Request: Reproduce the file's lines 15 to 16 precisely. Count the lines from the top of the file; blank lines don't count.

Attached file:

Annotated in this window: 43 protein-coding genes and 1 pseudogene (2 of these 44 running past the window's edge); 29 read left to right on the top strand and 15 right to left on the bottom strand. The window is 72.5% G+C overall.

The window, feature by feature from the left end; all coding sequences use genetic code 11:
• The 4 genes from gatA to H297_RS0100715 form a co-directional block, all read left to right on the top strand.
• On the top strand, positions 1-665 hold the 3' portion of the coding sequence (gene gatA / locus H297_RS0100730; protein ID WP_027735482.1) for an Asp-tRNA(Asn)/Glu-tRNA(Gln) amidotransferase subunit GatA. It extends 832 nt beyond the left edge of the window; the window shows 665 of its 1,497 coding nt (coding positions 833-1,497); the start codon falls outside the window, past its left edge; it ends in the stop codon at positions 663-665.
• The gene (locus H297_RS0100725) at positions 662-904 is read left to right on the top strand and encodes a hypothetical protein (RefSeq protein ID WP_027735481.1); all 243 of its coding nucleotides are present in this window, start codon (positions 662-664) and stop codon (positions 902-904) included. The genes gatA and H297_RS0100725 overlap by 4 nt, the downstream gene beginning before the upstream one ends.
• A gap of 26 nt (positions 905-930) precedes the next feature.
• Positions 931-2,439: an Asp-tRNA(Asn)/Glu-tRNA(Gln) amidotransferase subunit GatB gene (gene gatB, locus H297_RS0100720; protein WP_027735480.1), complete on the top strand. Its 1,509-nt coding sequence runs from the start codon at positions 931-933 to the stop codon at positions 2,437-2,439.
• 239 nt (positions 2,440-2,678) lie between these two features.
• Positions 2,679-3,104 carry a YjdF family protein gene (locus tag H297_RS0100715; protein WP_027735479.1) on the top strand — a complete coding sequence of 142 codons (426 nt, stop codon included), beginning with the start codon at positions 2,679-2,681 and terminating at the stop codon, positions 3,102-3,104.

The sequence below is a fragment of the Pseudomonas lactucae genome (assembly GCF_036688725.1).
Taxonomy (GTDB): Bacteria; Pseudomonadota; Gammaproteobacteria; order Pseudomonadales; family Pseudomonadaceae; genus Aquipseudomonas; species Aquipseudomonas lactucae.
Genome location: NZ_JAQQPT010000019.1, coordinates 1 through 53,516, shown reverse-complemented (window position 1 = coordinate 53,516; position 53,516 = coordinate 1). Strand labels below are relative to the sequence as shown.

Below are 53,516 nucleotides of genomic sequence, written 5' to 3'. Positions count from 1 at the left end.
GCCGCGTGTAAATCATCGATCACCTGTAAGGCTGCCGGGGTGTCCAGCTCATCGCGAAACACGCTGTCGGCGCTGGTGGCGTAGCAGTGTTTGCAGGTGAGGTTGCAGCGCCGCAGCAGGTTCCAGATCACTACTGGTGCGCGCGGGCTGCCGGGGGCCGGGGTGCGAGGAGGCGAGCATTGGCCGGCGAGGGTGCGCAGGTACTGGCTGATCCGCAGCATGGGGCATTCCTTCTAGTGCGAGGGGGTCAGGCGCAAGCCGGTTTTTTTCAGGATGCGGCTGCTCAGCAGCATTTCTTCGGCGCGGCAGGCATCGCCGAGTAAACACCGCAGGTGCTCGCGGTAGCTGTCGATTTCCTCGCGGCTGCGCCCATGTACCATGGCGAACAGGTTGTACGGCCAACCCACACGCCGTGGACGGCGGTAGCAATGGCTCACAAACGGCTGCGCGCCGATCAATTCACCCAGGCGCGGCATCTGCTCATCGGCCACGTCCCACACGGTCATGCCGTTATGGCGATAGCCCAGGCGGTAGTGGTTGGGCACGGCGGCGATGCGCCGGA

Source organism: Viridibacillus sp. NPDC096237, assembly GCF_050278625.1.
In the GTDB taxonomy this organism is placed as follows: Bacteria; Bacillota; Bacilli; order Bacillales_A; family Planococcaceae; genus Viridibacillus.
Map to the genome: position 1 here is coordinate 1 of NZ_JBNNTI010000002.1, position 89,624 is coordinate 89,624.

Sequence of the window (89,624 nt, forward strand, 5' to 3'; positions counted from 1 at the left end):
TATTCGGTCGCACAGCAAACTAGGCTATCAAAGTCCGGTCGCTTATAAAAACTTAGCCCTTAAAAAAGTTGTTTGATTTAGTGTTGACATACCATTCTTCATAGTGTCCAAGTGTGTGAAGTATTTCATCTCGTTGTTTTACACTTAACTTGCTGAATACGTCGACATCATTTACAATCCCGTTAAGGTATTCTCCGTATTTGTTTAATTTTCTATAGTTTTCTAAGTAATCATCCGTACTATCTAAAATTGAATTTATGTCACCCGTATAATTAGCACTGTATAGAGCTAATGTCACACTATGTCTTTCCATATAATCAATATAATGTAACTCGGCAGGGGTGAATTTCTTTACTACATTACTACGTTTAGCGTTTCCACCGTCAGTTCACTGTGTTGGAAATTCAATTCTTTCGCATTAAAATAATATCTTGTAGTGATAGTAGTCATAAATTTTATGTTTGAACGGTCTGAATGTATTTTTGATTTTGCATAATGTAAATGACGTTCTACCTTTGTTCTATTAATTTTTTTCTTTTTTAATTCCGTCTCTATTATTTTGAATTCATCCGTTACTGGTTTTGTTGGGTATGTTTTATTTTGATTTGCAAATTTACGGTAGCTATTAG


Source organism: Viridibacillus sp. NPDC096237, assembly GCF_050278625.1.
In the GTDB taxonomy this organism is placed as follows: Bacteria; Bacillota; Bacilli; order Bacillales_A; family Planococcaceae; genus Viridibacillus.